Friday, September 14, 2018
One of Australia’s biggest life insurance companies abruptly stopped insurance pay-outs to a woman with cervical cancer because it discovered she had sought help for mental health years before her diagnosis.
TAL Life Limited began investigating the woman’s medical history because she’d taken out income protection insurance four months before her cancer diagnosis in December 2013, and after finding she’d sought help for mental health between 2007 and 2009, avoided her contract of insurance claiming she had failed to disclose a prior history of depression.
It stopped paying her $5,000 a month, which it had done between January 2014 and May 2014, and told her it wouldn’t have offered her cover if it had known about her alleged depression, even though it was unrelated to her cancer.
The woman, a self-employed health professional, was taken aback by the news, telling a TAL employee she was “stunned, shocked, incredibly sad and distressed”.
She took the matter to the financial ombudsman service in 2014.
The banking royal commission heard on Friday that TAL deliberately delayed its dealings with the ombudsman.
The commission heard that in mid-March 2015, TAL had another look at the woman’s medical history to see if blood tests she had taken for gynaecological issues, which she had disclosed in her application, could be classified as non-disclosure.
When TAL sought a retrospective underwriting opinion, the general manager of claims in TAL told the retail claims manager she couldn’t help feeling that TAL was “trying to make retrospective decisions when the facts at the time were different”.
The commission also heard that a couple of weeks before TAL was due to hold a conciliation meeting with the ombudsman, its claims decision committee said it had found additional medical evidence about the woman showing she had experienced “recent deteriorating weight loss, mood change, and fatigue” and her insurance would have been declined on that information.
But TAL waited for two weeks until the day before the conciliation meeting to tell the ombudsman it would be using that additional information as evidence to support its reason to avoid the woman’s insurance contract.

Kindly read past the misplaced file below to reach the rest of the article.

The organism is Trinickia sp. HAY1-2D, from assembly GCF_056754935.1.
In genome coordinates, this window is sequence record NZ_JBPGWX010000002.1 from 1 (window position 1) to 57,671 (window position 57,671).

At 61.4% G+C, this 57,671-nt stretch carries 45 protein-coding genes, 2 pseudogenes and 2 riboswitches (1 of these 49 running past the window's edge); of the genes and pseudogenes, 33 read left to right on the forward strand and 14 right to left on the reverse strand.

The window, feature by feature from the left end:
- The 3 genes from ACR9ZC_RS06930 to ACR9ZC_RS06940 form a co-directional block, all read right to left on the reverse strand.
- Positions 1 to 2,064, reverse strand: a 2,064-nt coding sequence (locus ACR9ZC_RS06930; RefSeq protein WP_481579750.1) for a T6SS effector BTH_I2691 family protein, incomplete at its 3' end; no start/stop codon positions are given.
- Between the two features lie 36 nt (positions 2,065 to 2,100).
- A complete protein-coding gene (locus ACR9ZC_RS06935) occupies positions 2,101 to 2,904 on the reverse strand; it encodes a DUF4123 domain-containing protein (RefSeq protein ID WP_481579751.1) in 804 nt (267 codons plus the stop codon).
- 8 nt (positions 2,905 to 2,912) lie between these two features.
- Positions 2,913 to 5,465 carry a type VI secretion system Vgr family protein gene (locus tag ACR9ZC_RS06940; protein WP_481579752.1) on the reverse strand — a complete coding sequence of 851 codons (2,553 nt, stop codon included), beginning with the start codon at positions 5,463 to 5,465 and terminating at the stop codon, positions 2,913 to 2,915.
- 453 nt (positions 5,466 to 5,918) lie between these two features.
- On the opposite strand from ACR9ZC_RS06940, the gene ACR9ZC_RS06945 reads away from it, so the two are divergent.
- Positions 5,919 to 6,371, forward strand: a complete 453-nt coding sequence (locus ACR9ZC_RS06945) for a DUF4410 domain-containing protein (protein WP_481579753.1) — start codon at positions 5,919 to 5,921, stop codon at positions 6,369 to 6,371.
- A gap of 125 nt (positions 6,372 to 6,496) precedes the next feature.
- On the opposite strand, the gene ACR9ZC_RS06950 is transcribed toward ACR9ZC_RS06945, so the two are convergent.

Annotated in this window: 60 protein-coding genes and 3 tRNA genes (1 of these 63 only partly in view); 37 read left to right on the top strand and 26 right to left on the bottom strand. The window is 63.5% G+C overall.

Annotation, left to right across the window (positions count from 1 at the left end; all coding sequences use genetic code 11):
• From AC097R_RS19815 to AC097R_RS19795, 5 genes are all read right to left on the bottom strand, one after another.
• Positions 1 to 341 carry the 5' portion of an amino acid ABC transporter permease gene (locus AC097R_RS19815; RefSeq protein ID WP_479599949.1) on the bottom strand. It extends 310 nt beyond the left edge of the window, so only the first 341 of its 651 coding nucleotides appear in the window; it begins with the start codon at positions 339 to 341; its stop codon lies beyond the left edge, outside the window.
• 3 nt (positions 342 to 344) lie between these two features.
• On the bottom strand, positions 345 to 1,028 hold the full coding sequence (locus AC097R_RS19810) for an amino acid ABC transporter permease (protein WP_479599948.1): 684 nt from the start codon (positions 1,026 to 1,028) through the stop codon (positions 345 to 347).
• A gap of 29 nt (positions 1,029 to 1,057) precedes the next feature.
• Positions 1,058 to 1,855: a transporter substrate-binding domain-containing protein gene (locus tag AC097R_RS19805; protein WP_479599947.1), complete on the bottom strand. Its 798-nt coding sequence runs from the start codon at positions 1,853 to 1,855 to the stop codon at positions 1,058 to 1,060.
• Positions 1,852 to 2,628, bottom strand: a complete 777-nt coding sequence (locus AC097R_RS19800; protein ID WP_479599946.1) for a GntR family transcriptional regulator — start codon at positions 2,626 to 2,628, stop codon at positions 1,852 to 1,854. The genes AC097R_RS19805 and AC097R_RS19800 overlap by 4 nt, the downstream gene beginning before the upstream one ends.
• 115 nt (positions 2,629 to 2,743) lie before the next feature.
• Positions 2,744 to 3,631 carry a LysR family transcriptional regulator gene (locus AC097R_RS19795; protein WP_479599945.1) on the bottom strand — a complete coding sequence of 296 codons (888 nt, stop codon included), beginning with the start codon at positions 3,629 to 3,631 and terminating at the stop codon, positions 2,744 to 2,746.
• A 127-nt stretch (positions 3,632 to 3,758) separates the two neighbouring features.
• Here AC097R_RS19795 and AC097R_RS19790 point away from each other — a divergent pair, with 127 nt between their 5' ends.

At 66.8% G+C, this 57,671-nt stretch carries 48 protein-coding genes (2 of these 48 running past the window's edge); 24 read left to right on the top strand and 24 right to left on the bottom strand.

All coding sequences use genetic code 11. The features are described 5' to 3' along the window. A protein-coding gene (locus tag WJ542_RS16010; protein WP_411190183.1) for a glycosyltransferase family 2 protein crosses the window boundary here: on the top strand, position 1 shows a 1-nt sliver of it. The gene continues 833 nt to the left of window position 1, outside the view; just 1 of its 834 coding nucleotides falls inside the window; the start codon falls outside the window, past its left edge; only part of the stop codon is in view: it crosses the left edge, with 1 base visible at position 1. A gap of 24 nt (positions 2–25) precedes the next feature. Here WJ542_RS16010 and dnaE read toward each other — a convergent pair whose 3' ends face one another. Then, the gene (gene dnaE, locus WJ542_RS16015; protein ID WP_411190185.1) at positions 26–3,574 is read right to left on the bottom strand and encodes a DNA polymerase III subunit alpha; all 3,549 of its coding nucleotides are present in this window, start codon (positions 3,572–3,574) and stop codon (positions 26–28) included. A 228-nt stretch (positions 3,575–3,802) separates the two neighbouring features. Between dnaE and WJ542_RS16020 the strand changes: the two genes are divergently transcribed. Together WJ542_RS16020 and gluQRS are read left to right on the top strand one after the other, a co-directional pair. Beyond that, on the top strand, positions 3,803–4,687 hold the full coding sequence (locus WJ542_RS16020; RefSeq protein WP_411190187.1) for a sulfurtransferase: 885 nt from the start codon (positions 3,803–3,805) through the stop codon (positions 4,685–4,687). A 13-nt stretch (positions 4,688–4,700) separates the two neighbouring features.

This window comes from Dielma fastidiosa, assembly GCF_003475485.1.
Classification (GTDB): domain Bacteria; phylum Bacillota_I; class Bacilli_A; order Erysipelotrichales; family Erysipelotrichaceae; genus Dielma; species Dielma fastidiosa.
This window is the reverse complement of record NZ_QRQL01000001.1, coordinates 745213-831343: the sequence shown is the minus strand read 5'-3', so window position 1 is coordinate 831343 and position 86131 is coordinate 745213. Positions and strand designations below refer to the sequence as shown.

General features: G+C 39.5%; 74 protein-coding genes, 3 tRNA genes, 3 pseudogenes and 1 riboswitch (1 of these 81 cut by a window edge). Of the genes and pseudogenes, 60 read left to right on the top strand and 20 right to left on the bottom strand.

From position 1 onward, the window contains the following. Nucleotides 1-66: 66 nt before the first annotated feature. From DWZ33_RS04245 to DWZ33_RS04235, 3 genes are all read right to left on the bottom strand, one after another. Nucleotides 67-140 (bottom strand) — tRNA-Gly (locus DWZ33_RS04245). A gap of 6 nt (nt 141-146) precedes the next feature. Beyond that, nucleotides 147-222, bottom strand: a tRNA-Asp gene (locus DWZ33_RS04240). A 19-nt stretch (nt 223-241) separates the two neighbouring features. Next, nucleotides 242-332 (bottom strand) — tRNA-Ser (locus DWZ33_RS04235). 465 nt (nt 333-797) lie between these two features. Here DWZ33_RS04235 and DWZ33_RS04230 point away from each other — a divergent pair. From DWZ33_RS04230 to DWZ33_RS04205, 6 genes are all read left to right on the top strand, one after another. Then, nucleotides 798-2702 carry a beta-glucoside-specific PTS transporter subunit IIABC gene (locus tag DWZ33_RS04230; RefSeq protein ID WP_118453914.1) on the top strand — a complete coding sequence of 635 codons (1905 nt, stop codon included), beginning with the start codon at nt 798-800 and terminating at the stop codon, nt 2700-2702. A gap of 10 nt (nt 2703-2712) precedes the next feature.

Senior counsel assisting the royal commission, Rowena Orr QC, asked if TAL had withheld that information until the last moment because it wanted to use the information to its “strategic advantage”.
Loraine van Eeden, from TAL Life Limited, replied: “I don’t know.”
Orr said: “It was part of a broader pattern of delay in the dealings with the ombudsman in this matter, wasn’t it?”
Eeden replied: “Yes.”
TAL eventually settled the matter with the ombudsman. It agreed to waive its right to recover the $25,000 it had already paid the woman, and then paid her another $25,000.
Eeden conceded to the banking royal commission that it was wrong to avoid the woman’s insurance contract.
She agreed the woman had made an innocent non-disclosure of an unrelated condition when she applied for income protection insurance. She said policies should only be avoided if there is fraudulent non-disclosure of unrelated conditions – such as someone claiming they are working when they are not – but not when there has been innocent non-disclosure of unrelated conditions.
The commission heard that TAL is now in the process of changing its controls and risk management of disputed claims, so disputed claims are not remitted back to original case managers but to separate case managers.
Also on Friday, the corporate regulator began civil proceedings against ANZ Bank over allegations ANZ failed to tell shareholders that the investment banks it hired to sell $2.5bn of its shares in 2015 bought $791m worth of shares themselves.
The Australian Securities and Investments Commission (Asic) has alleged that when ANZ tried to raise $2.5bn in 2015, the share sale did not attract the anticipated level of interest from institutional investors, so the investment banks running the share sale – JP Morgan Australia, Citigroup, and Deutsche Bank – had to purchase the leftover shares.
Asic alleges ANZ failed to tell the stock market about the purchase of the leftover shares before the market opened the next day.
It says more than $1.1bn of ANZ shares were traded the next day, and traders may have acted differently if they had all relevant information.
ANZ has said it will defend the allegations, saying it is not aware of any precedent for an ASX-listed company to disclose if shares had been bought by investment banks running a major share sale.
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